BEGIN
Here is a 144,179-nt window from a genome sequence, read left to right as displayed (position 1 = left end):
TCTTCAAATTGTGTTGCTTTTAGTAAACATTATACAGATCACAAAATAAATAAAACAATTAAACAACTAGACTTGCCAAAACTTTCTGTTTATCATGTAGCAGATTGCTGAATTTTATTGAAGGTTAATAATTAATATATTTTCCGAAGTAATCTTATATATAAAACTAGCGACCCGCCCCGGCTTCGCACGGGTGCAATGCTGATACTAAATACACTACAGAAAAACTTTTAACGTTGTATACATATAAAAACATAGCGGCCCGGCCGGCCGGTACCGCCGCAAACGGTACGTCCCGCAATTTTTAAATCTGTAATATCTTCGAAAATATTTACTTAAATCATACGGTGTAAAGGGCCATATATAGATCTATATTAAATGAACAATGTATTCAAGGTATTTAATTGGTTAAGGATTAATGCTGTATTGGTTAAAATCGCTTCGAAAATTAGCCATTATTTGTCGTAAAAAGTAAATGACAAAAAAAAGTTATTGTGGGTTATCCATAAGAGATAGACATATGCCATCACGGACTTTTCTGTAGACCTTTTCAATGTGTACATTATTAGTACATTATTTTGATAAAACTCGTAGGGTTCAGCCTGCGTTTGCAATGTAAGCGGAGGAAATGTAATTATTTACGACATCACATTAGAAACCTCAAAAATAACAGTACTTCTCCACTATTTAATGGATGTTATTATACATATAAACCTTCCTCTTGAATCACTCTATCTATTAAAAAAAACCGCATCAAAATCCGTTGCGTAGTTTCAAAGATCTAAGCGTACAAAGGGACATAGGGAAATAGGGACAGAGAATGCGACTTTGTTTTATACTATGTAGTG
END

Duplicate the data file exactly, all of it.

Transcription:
Here is a 144,179-nt window from a genome sequence, read left to right as displayed (position 1 = left end):
TCTTCAAATTGTGTTGCTTTTAGTAAACATTATACAGATCACAAAATAAATAAAACAATTAAACAACTAGACTTGCCAAAACTTTCTGTTTATCATGTAGCAGATTGCTGAATTTTATTGAAGGTTAATAATTAATATATTTTCCGAAGTAATCTTATATATAAAACTAGCGACCCGCCCCGGCTTCGCACGGGTGCAATGCTGATACTAAATACACTACAGAAAAACTTTTAACGTTGTATACATATAAAAACATAGCGGCCCGGCCGGCCGGTACCGCCGCAAACGGTACGTCCCGCAATTTTTAAATCTGTAATATCTTCGAAAATATTTACTTAAATCATACGGTGTAAAGGGCCATATATAGATCTATATTAAATGAACAATGTATTCAAGGTATTTAATTGGTTAAGGATTAATGCTGTATTGGTTAAAATCGCTTCGAAAATTAGCCATTATTTGTCGTAAAAAGTAAATGACAAAAAAAAGTTATTGTGGGTTATCCATAAGAGATAGACATATGCCATCACGGACTTTTCTGTAGACCTTTTCAATGTGTACATTATTAGTACATTATTTTGATAAAACTCGTAGGGTTCAGCCTGCGTTTGCAATGTAAGCGGAGGAAATGTAATTATTTACGACATCACATTAGAAACCTCAAAAATAACAGTACTTCTCCACTATTTAATGGATGTTATTATACATATAAACCTTCCTCTTGAATCACTCTATCTATTAAAAAAAACCGCATCAAAATCCGTTGCGTAGTTTCAAAGATCTAAGCGTACAAAGGGACATAGGGAAATAGGGACAGAGAATGCGACTTTGTTTTATACTATGTAGTG